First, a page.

• Yes, we are learning to walk, and have fallen down many times, but soon we will be running! I believe God is already at work. He may be raising one of us up already. (I am not a speaker and don’t qualify for this. This is something for someone else.) The woman’s prayer walk is a CBE International project, but we can begin now to think how we will participate in it. March will be here before you know it. We can organize, educate, and promote it. The more people involved the better. Do you know anyone who would take on such a project? We could work alongside CBE or go on our own. It is a date on a calendar that anybody can use! It is Galatians 3:28, hence March 28. Excellent suggestion. Thank you.


      • krwordgazer says:

        No criticism was intended, Shirley. I believe you and CBE are doing a wonderful job!


      • Oh, I didn’t see any criticism. Please don’t think that. You are like me, just glad that somebody is doing something.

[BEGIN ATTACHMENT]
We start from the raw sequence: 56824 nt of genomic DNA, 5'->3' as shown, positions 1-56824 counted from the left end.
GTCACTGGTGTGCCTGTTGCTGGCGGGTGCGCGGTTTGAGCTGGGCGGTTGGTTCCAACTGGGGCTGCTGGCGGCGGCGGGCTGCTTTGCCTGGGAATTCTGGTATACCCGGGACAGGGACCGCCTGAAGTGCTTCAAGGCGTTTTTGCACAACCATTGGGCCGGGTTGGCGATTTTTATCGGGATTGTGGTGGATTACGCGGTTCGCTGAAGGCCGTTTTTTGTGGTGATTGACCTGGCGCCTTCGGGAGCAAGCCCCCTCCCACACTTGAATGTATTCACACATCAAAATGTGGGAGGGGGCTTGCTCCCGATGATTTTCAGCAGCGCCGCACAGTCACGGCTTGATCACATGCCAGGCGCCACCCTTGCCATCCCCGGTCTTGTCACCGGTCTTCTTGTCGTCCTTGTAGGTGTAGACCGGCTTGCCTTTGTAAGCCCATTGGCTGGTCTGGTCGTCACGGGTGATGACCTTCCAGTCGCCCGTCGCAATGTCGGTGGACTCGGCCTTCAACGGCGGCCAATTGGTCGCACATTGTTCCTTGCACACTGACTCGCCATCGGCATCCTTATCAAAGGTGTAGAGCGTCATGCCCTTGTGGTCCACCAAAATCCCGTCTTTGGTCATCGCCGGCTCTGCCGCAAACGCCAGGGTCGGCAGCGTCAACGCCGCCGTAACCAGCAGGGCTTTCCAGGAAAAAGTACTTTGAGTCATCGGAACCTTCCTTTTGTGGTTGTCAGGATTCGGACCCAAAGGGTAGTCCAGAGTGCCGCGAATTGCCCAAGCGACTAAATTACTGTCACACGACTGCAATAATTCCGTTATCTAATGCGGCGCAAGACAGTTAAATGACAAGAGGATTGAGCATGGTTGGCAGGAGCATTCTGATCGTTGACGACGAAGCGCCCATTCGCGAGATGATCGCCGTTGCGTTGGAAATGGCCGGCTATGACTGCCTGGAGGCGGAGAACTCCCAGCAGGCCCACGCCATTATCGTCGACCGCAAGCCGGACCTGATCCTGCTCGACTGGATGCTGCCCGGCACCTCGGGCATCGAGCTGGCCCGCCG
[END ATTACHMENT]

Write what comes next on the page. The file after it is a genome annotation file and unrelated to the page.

• Thanks krwordgazer.

        Make sure that your men are with you. Start at home and double your numbers. In the Lutheran Church of Australia, the Working Party on Women’s Ordination, from a city congregation in Adelaide, has a majority of men. Men are important in the struggle. It’s not a male vs female thing.

        In our church it’s also not about theology any longer, as our theological bodies have found no objection to women’s ordination. It’s now about politics and networking. It seems to us that you need to jump straight to strategy and action. Don’t trust one strategy, but develop a hundred strategies.


      • krwordgazer says:

        Excellent point, Katie & Martin. Fifty women walking out of a sermon will be noticed, but could very easily be dismissed as ‘rebellious women who just don’t want to submit.’ We need men to stand with us, and walk out with us too!


  8. Here’s something on the women’s suffrage reference I made. We recently referred Emmaline Pankhurst in a post: http://katieandmartin.wordpress.com/2012/05/06/emmaline-pankhurst-now-that-we-are-roused-we-will-never-be-quiet-again/


  9. Thanks for looking at my blog. I haven’t found out anything about that artist. I’d love to see your GG Bridge piece though.


  10. Shirley, thank you for visiting my blog. I have not been able to find anything online about this artist and am not sure if it is a “J” or an “L”. I’d love to see your painting though.


  11. Celina says: